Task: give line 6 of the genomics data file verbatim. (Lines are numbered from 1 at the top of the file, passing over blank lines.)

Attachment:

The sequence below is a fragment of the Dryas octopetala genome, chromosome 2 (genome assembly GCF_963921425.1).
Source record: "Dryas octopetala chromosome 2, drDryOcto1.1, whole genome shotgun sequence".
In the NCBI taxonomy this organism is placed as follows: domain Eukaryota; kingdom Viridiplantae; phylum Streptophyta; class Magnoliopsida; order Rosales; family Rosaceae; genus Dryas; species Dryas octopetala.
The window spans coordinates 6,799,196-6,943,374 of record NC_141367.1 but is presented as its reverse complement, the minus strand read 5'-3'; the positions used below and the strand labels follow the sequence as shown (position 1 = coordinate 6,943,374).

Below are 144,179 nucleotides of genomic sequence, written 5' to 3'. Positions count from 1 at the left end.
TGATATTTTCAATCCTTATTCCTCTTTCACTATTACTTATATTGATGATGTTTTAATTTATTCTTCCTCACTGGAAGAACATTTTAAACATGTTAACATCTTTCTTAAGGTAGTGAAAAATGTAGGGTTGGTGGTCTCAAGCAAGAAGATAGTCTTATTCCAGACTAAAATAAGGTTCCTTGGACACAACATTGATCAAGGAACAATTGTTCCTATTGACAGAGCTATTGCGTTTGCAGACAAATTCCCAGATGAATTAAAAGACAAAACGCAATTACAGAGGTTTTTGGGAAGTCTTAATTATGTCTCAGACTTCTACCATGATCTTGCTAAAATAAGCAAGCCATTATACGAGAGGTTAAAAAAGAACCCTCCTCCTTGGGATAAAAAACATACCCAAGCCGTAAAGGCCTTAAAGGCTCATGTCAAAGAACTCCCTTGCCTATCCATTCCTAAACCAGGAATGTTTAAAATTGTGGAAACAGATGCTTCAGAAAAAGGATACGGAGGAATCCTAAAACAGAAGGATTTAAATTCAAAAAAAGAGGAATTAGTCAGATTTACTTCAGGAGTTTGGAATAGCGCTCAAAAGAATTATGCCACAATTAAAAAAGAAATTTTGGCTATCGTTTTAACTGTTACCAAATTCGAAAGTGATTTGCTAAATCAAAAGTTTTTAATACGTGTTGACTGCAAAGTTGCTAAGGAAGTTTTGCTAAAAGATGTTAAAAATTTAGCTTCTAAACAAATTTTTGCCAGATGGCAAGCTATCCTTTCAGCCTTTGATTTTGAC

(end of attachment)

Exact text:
TGATATTTTCAATCCTTATTCCTCTTTCACTATTACTTATATTGATGATGTTTTAATTTATTCTTCCTCACTGGAAGAACATTTTAAACATGTTAACATCTTTCTTAAGGTAGTGAAAAATGTAGGGTTGGTGGTCTCAAGCAAGAAGATAGTCTTATTCCAGACTAAAATAAGGTTCCTTGGACACAACATTGATCAAGGAACAATTGTTCCTATTGACAGAGCTATTGCGTTTGCAGACAAATTCCCAGATGAATTAAAAGACAAAACGCAATTACAGAGGTTTTTGGGAAGTCTTAATTATGTCTCAGACTTCTACCATGATCTTGCTAAAATAAGCAAGCCATTATACGAGAGGTTAAAAAAGAACCCTCCTCCTTGGGATAAAAAACATACCCAAGCCGTAAAGGCCTTAAAGGCTCATGTCAAAGAACTCCCTTGCCTATCCATTCCTAAACCAGGAATGTTTAAAATTGTGGAAACAGATGCTTCAGAAAAAGGATACGGAGGAATCCTAAAACAGAAGGATTTAAATTCAAAAAAAGAGGAATTAGTCAGATTTACTTCAGGAGTTTGGAATAGCGCTCAAAAGAATTATGCCACAATTAAAAAAGAAATTTTGGCTATCGTTTTAACTGTTACCAAATTCGAAAGTGATTTGCTAAATCAAAAGTTTTTAATACGTGTTGACTGCAAAGTTGCTAAGGAAGTTTTGCTAAAAGATGTTAAAAATTTAGCTTCTAAACAAATTTTTGCCAGATGGCAAGCTATCCTTTCAGCCTTTGATTTTGAC